Any romantic notions I had that the NSW NPL was better or perhaps something more than the Victorian version were extinguished to a large extent. The ‘diversity’ I mentioned earlier is pointless if no one actually attends. I think I was looking for hope in NSW for ‘Old Soccer’, or maybe I was simply hoping that there would be more people who were willing not to drink the FFA koolaid, but it looks as if it might be worse in Sydney.

An NRL postscript
The following day I ventured out to ANZ stadium to witness my first ever NRL game in Sydney (my only previous game was a ‘New Dawn’ game featuring the Storm). There really is not much to say about this experience. The train trip to the ground was very much a scene from Pizza (even the WASP guy said ‘I swear to god’). The ground is far too big for the 20,000 people who attended, the game itself featured two middle of the road teams, and they played accordingly I felt, yet prices were not cheap. I was willing to pay 'silver grade' prices but they were sold out (yet there appeared to be many empty seats in those sections). So I had to make do with just behind the touch line. Not a great view. But then again, most viewing points are not that great for this sport. Its status as a tv game was really accentuated on this day.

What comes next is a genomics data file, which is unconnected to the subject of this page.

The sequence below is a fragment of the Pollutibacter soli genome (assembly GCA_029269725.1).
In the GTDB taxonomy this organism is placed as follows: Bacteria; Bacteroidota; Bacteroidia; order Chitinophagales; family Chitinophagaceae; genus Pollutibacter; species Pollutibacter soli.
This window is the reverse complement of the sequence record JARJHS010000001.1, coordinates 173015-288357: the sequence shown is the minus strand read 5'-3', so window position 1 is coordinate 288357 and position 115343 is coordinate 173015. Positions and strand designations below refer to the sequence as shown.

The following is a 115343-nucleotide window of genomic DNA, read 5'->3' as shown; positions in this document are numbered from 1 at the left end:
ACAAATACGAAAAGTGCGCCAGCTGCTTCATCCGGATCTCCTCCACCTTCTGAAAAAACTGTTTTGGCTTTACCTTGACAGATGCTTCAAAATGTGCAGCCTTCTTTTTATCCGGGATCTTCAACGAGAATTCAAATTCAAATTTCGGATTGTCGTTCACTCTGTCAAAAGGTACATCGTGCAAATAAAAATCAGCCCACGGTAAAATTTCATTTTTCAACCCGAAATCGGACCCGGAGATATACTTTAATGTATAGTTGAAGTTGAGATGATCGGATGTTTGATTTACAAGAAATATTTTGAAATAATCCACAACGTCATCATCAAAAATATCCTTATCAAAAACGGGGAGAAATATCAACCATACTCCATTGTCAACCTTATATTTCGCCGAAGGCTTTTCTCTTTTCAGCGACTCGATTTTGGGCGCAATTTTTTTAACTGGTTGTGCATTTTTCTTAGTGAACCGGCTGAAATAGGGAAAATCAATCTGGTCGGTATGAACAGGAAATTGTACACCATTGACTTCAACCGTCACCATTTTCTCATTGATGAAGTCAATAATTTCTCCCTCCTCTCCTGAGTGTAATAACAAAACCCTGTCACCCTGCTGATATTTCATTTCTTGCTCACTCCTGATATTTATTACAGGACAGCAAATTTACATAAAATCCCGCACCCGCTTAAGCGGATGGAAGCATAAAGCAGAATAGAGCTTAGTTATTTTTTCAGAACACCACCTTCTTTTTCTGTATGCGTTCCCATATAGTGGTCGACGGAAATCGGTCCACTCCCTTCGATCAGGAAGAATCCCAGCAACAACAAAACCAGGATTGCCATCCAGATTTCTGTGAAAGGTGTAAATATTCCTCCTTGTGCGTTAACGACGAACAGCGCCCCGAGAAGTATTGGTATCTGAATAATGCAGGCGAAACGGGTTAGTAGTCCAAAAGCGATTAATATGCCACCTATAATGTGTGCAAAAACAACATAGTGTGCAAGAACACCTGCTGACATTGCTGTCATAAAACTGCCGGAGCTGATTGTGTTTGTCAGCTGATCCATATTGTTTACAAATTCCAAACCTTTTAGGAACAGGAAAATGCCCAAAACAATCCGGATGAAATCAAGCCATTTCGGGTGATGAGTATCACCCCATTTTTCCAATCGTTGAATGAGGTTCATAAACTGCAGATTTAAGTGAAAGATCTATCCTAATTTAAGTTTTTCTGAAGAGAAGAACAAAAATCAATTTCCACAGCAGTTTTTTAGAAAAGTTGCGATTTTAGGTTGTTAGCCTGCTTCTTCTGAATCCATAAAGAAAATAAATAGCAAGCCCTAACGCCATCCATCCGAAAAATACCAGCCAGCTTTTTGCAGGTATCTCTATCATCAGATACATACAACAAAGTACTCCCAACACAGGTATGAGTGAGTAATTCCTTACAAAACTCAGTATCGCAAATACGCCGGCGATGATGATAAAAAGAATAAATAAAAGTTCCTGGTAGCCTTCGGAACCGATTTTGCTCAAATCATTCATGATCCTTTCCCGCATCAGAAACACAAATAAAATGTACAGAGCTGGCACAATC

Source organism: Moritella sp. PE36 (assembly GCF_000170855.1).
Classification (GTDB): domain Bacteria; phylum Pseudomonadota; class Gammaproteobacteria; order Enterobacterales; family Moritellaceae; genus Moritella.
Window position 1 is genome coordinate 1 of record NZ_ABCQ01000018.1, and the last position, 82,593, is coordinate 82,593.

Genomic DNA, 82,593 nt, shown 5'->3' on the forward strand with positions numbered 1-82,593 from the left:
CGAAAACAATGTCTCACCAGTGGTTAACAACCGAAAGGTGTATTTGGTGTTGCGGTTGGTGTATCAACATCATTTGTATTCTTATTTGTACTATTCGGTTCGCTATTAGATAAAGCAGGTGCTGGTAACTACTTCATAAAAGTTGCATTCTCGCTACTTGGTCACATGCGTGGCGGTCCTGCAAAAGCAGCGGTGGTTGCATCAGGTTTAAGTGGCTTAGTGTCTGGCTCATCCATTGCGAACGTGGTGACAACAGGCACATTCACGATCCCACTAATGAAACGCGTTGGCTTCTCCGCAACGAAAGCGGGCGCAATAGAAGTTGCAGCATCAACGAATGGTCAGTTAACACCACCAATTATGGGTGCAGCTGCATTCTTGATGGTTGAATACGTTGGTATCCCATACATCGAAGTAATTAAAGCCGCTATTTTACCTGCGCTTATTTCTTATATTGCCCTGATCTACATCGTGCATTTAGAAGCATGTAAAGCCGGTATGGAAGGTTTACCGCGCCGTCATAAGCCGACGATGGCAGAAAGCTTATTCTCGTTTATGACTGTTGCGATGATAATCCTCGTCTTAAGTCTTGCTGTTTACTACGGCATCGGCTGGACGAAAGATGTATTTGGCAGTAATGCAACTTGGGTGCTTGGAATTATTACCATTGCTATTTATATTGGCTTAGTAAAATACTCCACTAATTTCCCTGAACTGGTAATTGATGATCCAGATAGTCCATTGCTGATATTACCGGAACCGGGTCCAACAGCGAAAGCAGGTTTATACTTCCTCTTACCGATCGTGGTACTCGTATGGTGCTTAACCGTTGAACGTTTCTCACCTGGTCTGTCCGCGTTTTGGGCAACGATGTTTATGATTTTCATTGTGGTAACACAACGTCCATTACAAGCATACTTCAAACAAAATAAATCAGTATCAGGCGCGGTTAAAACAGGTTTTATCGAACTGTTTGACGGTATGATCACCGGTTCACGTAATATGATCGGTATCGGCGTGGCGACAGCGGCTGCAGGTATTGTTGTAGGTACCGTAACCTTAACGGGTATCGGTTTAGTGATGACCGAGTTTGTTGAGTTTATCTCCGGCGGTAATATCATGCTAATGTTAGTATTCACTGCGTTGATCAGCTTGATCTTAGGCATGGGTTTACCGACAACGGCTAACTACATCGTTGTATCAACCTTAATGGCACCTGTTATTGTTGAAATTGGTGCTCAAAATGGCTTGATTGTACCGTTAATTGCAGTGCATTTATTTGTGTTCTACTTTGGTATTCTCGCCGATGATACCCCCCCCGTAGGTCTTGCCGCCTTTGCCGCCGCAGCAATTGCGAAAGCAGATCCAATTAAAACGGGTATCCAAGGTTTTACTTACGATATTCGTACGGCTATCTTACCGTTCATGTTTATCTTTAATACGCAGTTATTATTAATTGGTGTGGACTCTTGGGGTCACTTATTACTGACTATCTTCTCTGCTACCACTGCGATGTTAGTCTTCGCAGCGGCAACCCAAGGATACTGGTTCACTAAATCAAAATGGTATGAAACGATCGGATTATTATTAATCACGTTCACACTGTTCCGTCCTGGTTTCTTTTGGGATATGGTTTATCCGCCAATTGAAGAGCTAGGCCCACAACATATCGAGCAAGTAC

14 comments:

  1. Great read Savvas.

    Its interesting to observe how our northern neighbours fare with their version of the NPL.

    It's interesting to see that there are a number of 'non-traditional clubs' in their NPL competition, as opposed to our much maligned 'souvlaki league'.

    What is the general standard like up there? Does their federation work with their clubs?

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    1. In terms of 'does the Federation there work with their clubs', I have always found this to be a 'grass is greener' topic. Each side thinks that administrators from other states are better; the reality is that most people have very little idea of how the admins of states other than their own work.

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    2. It's debatable to what extent, but it's definitely not the same. They had their grand final advertised up on billboards just a few years ago, here it's on the FFV office whiteboard and thats it.

      VSF/FFV would have to be the worst organisation I've ever experienced.

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    3. We had our grand final advertised on billboards as well a few years back (2010 - unfortunately, they had us and Knights on the ad, after which we both failed to make any impact, with Gully and Richmond reaching the final instead). FFV also used AAMI Park for three grand finals and a cup final, which I can't imagine would have been cheap, even as two of those grand finals were run in conjunction with Heart games.

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  2. George Grosios23 June 2016 at 16:16

    Fantastic article, Savvas. It will be interesting to see how the former NSL clubs fare once their 'old guard' supporters pass away. It was this generation of supporters, contemptuously known as 'new Australians' for they were immigrants of the 1960s and 1970s, who were the mainstay of the old NSL. In recent times the likes of South Melbourne Hellas have experienced a renaissance of sorts.